Funder’s Forum: Annie E. Casey Foundation A conversation with Patrick McCarthy
The mission of the Baltimore-based Annie E. Casey Foundation is to improve outcomes for disadvantaged children. Patrick McCarthy, the foundation's president and CEO, serves on the Foundation Center's board of trustees and has long championed the collection and dissemination of data as an essential tool for policymakers and nonprofits working for positive change. The Center asked him:
[Question] In what way has the availability of good data had a direct positive impact on an issue of particular importance to your foundation?
[Answer] From our earliest beginnings, the Annie E. Casey Foundation's strategies and initiatives have been driven by data and evidence. We routinely begin our work by analyzing existing data and engaging stakeholders, bringing together experts to ensure our work is informed by the best available knowledge and research. We invest in the development and spread of evidence-based programs and practices with the best odds of helping children and families to be successful. Working collaboratively with various networks of partners, our strategy is to bring the best solutions to a large enough scale to improve opportunity and outcomes for entire populations of children and families. For nearly two decades, we have supported leadership development efforts that ensure individuals have the competencies, tools, and resources they need to produce results — backed by data — within public agencies and other nonprofit organizations.
Last year, we released the 2011 KIDS COUNT Data Book with a special focus on the recession's economic impact on the well-being of children and families at the lower half of the income spectrum. The report received unprecedented media coverage and, more importantly, opened a national dialogue on how we can rebuild pathways to opportunity.
Together with our grantees and other partners, we've used data to drive significant reforms in juvenile justice systems, such as a 45 percent average reduction in the number of children in locked detention facilities in the jurisdictions participating in the Juvenile Detention Alternatives Initiative. Our Leadership in Action program pulls together multi-disciplinary, multi-system partnerships around a common results target, using agreed-upon indicators to hold the partnership accountable for reaching the target. Our Child Welfare Strategy Group provides intensive consulting to large public systems, beginning with a comprehensive review of available data to focus reform efforts, such as reducing reliance on institutional care. Typical results include a 20 to 50 percent reduction in the number of children in group settings as children are transitioned to family-based care. And in our community change and economic opportunity work, we commission analyses of trends in the labor market, take-up of federal and state benefit programs for low-income families, and opportunities to build pathways to economic success.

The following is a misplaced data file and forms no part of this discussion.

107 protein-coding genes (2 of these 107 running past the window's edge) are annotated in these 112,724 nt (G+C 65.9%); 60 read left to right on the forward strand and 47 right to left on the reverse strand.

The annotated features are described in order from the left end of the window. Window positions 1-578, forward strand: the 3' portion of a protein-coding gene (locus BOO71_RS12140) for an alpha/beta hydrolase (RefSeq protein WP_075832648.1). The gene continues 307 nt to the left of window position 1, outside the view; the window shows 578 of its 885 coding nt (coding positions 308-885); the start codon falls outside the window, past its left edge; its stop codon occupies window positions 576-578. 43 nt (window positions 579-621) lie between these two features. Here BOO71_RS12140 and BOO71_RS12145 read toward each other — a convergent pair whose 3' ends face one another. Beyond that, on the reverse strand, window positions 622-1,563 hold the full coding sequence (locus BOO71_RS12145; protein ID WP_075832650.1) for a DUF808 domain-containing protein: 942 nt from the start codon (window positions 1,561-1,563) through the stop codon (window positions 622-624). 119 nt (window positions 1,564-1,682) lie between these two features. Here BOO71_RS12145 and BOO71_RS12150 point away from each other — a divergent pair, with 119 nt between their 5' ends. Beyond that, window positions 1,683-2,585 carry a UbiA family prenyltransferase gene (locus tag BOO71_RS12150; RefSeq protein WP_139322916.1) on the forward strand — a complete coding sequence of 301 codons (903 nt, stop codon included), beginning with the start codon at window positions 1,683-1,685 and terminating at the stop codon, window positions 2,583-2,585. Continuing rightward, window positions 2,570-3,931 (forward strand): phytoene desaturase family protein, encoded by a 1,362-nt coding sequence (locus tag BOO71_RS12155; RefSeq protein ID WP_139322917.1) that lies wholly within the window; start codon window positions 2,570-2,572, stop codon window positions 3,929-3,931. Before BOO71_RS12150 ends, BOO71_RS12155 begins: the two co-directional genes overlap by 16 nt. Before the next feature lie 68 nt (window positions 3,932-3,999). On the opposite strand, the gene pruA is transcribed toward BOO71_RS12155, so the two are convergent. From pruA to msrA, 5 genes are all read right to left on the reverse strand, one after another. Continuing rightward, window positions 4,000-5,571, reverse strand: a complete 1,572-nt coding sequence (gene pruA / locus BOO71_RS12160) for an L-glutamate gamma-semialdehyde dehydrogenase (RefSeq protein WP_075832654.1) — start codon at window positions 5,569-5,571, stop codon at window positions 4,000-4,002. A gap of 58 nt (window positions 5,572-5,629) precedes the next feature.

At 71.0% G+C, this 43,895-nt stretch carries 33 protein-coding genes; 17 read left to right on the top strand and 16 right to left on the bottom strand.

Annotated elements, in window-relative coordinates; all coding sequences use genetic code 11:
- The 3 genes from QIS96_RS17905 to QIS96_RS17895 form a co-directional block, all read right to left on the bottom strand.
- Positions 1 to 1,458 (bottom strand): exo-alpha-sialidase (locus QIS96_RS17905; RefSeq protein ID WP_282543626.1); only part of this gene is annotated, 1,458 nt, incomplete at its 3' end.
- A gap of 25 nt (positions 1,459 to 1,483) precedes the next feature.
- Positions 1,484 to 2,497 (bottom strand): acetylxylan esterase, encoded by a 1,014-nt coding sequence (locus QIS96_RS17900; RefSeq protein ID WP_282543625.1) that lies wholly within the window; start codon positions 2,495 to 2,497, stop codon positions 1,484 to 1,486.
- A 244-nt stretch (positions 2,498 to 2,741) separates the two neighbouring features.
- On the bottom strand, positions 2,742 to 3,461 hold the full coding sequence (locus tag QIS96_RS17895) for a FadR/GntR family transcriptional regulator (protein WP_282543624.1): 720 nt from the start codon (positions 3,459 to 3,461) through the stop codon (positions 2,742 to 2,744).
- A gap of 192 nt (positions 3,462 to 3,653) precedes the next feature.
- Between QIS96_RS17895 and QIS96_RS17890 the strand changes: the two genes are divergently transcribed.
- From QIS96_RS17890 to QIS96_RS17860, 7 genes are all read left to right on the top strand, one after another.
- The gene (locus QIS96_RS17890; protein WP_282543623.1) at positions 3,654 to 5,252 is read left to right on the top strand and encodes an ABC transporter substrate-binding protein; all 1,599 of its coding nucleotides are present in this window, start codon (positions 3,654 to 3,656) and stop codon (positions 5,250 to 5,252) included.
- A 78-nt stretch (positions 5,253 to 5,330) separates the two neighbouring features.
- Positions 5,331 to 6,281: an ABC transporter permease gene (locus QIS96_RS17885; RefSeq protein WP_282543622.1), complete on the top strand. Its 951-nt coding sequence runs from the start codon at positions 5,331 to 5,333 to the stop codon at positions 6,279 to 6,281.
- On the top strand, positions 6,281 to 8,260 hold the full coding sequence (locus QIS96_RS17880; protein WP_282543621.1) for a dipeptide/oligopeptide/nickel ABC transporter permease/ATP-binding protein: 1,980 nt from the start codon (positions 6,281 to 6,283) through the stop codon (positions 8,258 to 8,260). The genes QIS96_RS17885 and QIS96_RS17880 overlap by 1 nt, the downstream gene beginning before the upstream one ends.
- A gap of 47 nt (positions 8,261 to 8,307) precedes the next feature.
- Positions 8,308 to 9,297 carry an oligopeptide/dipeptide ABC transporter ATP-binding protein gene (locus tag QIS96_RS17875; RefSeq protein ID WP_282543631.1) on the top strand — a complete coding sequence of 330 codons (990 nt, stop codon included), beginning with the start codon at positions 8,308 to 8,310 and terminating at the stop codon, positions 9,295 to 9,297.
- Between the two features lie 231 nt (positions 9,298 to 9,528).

In all of our work, we track progress using Results-Based Accountability, a process developed by Mark Friedman. We require grantees and our own initiatives to provide measures of "how much" we do, "how well" we do it, and, most important, "what difference has it made?" In other words, how many children and families are better off, and in what ways? Our ambition is broad and far-reaching: We seek to change the life course of large populations of children and their families, across entire neighborhoods, cities and states, and for the nation as a whole.